Thereafter to King's Lynn after which it joins the The Wash.

Odell, Bedfordshire

Church of All Saints Odell, Bedfordshire

Church of All Saints Odell. Monuments including one by Bacon to the Alston Baronets of Odell. Near Bedford. In the chancel is a monument by Bacon, to Lieut. Thomas Alston, 40th Regt. who fell at Monte Video in 1807, and there are many others to this family of earlier date, including Frances, wife of Thomas Alston, 1644; William Alston esq, 1637; Sir Thomas Alston bart. 1678; and Elizabeth, his wife, 1677; Thomas Alston, their son, 1668; Sir Rowland Alston bart. 1697; and Temperance, his wife, 1728; Vere John Alston, rector, 1762; two later baronets and numerous descendants.

On 18 Jul 1774 Thomas Alston 5th Baronet of Odell 1724-1774 (50) died. He left his estate to his housekeeper Margaret Lee through whom it eventually made its way to his illegitimate son Thomas. He was buried at the Church of All Saints Odell. Rowland Alston 6th Baronet of Odell 1725-1791 (49) succeeded 6th Baronet Alston of Odell in Bedfordshire.

Offord, Bedfordshire

Offord Cluny, Bedfordshire

The River Great Ouse rises near Syresham from where it flows past Biddlesden, Brackley, Westbury, Radclive, through the centre of Buckingham, Buckingham after which it is joined by Padbury Brook.

The River Great Ouse continues past Thornton, Passenham, Stony Straford, around Newport Pagnell, past Gayhurst, Olney, Newton Blossomville, crossing into Bedfordshirem, past Harrold, Sharnbrook, Milton Ernest, through the centre of Bedford, under Great Barford Bridge, past Tempsford, Eaton Socon, through St Neots, past Offord D'Arcy and Offord Cluny, through Godmanchester and Huntingdon, under St Ives Bridge, Earith after which it is separates into two.

Thereafter one section is canalised heading north-east to Downham Market.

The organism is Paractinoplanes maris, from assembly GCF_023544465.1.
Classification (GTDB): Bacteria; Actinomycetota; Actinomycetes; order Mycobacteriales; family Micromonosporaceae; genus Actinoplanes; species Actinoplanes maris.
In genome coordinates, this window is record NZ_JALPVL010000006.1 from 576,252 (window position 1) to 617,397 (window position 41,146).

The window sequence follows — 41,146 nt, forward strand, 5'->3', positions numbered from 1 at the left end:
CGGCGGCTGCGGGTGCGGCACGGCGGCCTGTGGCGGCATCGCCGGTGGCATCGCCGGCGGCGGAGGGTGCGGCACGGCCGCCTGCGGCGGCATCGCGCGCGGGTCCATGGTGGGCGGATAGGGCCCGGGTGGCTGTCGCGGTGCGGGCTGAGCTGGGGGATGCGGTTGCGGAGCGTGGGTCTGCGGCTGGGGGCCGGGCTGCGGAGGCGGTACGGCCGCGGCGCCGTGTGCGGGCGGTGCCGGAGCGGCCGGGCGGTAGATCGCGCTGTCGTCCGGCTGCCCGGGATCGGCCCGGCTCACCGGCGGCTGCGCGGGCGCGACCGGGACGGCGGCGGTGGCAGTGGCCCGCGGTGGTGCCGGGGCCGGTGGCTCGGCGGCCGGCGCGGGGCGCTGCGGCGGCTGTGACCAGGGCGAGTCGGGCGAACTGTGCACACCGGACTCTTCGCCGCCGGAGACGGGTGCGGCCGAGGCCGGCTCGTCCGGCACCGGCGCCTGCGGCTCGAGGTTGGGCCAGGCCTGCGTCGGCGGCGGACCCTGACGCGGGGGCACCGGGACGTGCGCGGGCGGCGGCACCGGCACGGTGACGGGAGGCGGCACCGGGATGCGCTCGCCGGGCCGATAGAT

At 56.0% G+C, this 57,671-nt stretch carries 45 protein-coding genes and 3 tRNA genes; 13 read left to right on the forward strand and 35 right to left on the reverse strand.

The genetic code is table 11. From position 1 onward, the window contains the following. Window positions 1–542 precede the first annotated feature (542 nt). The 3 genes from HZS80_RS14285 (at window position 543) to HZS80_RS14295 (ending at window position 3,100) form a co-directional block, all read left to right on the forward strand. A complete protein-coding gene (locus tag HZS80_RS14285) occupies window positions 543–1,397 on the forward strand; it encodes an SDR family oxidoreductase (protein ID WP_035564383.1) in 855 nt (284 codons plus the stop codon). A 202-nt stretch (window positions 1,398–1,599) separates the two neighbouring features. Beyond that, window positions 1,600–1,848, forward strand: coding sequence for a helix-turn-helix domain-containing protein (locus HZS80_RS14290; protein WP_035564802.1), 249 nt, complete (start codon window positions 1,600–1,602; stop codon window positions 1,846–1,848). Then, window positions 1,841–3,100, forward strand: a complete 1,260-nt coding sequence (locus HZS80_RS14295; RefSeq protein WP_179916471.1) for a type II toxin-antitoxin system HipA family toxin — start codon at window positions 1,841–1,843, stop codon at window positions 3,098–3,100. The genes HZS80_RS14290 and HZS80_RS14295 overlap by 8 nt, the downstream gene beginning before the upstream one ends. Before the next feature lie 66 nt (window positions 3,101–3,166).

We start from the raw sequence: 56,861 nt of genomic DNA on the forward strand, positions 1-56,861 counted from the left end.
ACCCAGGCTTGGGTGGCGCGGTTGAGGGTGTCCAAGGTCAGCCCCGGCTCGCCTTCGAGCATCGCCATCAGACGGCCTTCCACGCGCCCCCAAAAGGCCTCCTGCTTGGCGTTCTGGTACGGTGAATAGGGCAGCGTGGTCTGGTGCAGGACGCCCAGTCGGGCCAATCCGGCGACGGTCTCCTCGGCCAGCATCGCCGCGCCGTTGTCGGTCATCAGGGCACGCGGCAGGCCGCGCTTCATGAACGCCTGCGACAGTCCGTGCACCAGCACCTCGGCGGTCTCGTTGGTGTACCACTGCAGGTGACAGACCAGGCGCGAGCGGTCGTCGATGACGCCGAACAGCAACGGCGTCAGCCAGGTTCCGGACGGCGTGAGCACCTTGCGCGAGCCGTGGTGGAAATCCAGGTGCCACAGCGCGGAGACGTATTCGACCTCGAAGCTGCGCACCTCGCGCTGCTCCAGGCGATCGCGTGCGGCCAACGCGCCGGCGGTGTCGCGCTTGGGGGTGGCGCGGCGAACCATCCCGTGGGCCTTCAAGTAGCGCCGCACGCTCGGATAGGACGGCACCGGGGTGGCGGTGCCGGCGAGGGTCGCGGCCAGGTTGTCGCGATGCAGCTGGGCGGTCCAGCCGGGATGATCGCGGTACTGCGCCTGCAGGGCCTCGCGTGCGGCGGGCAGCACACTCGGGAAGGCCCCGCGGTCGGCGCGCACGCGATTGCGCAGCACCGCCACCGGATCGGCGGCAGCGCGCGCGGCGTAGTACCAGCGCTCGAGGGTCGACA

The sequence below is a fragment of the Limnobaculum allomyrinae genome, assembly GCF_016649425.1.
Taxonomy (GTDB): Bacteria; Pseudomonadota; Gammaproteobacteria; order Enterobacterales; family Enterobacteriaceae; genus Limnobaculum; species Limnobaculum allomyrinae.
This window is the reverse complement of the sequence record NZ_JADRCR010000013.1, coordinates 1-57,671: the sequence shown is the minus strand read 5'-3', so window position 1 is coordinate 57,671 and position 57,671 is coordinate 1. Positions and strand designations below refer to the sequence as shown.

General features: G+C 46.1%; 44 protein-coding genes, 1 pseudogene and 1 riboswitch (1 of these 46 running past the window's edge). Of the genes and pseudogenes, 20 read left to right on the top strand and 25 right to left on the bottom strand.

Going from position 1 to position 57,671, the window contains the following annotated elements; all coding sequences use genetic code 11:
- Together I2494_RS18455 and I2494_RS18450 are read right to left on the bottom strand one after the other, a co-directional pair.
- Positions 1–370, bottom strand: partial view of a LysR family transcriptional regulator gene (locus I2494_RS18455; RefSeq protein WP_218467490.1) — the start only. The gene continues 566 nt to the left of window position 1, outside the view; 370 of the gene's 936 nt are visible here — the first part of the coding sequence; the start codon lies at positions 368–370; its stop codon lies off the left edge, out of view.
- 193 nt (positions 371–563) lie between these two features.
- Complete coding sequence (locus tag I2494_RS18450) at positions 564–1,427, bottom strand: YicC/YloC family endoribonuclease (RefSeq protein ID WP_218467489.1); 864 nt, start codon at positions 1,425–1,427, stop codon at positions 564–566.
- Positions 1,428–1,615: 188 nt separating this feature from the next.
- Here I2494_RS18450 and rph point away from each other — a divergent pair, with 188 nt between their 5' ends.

The other natural section flows past Little Thetford, through Ely, Littleport, past to Downham Market where it joins the canalised section.

Thereafter to King's Lynn after which it joins the The Wash.

Offord D'Arcy, Bedfordshire

The River Great Ouse rises near Syresham from where it flows past Biddlesden, Brackley, Westbury, Radclive, through the centre of Buckingham, Buckingham after which it is joined by Padbury Brook.

The River Great Ouse continues past Thornton, Passenham, Stony Straford, around Newport Pagnell, past Gayhurst, Olney, Newton Blossomville, crossing into Bedfordshirem, past Harrold, Sharnbrook, Milton Ernest, through the centre of Bedford, under Great Barford Bridge, past Tempsford, Eaton Socon, through St Neots, past Offord D'Arcy and Offord Cluny, through Godmanchester and Huntingdon, under St Ives Bridge, Earith after which it is separates into two.

Thereafter one section is canalised heading north-east to Downham Market.

The other natural section flows past Little Thetford, through Ely, Littleport, past to Downham Market where it joins the canalised section.

Thereafter to King's Lynn after which it joins the The Wash.

Pabenham, Bedfordshire

Around 1335 Laurence Pavenham 1335-1399 was born at Pabenham.

Sharnbrook, Bedfordshire

The River Great Ouse rises near Syresham from where it flows past Biddlesden, Brackley, Westbury, Radclive, through the centre of Buckingham, Buckingham after which it is joined by Padbury Brook.

The River Great Ouse continues past Thornton, Passenham, Stony Straford, around Newport Pagnell, past Gayhurst, Olney, Newton Blossomville, crossing into Bedfordshirem, past Harrold, Sharnbrook, Milton Ernest, through the centre of Bedford, under Great Barford Bridge, past Tempsford, Eaton Socon, through St Neots, past Offord D'Arcy and Offord Cluny, through Godmanchester and Huntingdon, under St Ives Bridge, Earith after which it is separates into two.

Thereafter one section is canalised heading north-east to Downham Market.